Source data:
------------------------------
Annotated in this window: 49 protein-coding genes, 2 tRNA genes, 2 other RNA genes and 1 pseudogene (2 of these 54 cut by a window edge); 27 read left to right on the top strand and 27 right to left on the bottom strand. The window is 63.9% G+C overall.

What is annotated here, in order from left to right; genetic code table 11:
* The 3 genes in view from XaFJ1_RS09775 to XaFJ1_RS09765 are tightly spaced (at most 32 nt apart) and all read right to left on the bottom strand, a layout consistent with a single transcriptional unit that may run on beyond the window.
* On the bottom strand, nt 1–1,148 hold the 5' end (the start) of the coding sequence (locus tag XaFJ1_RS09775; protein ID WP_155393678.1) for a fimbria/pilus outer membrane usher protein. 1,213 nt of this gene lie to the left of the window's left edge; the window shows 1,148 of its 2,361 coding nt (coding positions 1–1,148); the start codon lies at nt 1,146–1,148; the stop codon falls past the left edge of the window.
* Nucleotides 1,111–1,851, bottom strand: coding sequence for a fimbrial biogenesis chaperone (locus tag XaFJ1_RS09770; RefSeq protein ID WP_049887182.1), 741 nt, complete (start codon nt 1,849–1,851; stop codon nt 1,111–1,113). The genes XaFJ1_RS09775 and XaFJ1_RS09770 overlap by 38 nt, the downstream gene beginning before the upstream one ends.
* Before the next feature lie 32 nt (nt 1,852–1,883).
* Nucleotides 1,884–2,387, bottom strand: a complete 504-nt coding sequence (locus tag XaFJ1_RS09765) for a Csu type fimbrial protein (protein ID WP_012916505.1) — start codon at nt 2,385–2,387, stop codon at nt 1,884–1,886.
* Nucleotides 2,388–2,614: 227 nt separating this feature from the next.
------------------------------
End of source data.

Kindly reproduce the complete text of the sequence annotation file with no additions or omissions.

Annotated in this window: 49 protein-coding genes, 2 tRNA genes, 2 other RNA genes and 1 pseudogene (2 of these 54 cut by a window edge); 27 read left to right on the top strand and 27 right to left on the bottom strand. The window is 63.9% G+C overall.

What is annotated here, in order from left to right; genetic code table 11:
* The 3 genes in view from XaFJ1_RS09775 to XaFJ1_RS09765 are tightly spaced (at most 32 nt apart) and all read right to left on the bottom strand, a layout consistent with a single transcriptional unit that may run on beyond the window.
* On the bottom strand, nt 1–1,148 hold the 5' end (the start) of the coding sequence (locus tag XaFJ1_RS09775; protein ID WP_155393678.1) for a fimbria/pilus outer membrane usher protein. 1,213 nt of this gene lie to the left of the window's left edge; the window shows 1,148 of its 2,361 coding nt (coding positions 1–1,148); the start codon lies at nt 1,146–1,148; the stop codon falls past the left edge of the window.
* Nucleotides 1,111–1,851, bottom strand: coding sequence for a fimbrial biogenesis chaperone (locus tag XaFJ1_RS09770; RefSeq protein ID WP_049887182.1), 741 nt, complete (start codon nt 1,849–1,851; stop codon nt 1,111–1,113). The genes XaFJ1_RS09775 and XaFJ1_RS09770 overlap by 38 nt, the downstream gene beginning before the upstream one ends.
* Before the next feature lie 32 nt (nt 1,852–1,883).
* Nucleotides 1,884–2,387, bottom strand: a complete 504-nt coding sequence (locus tag XaFJ1_RS09765) for a Csu type fimbrial protein (protein ID WP_012916505.1) — start codon at nt 2,385–2,387, stop codon at nt 1,884–1,886.
* Nucleotides 2,388–2,614: 227 nt separating this feature from the next.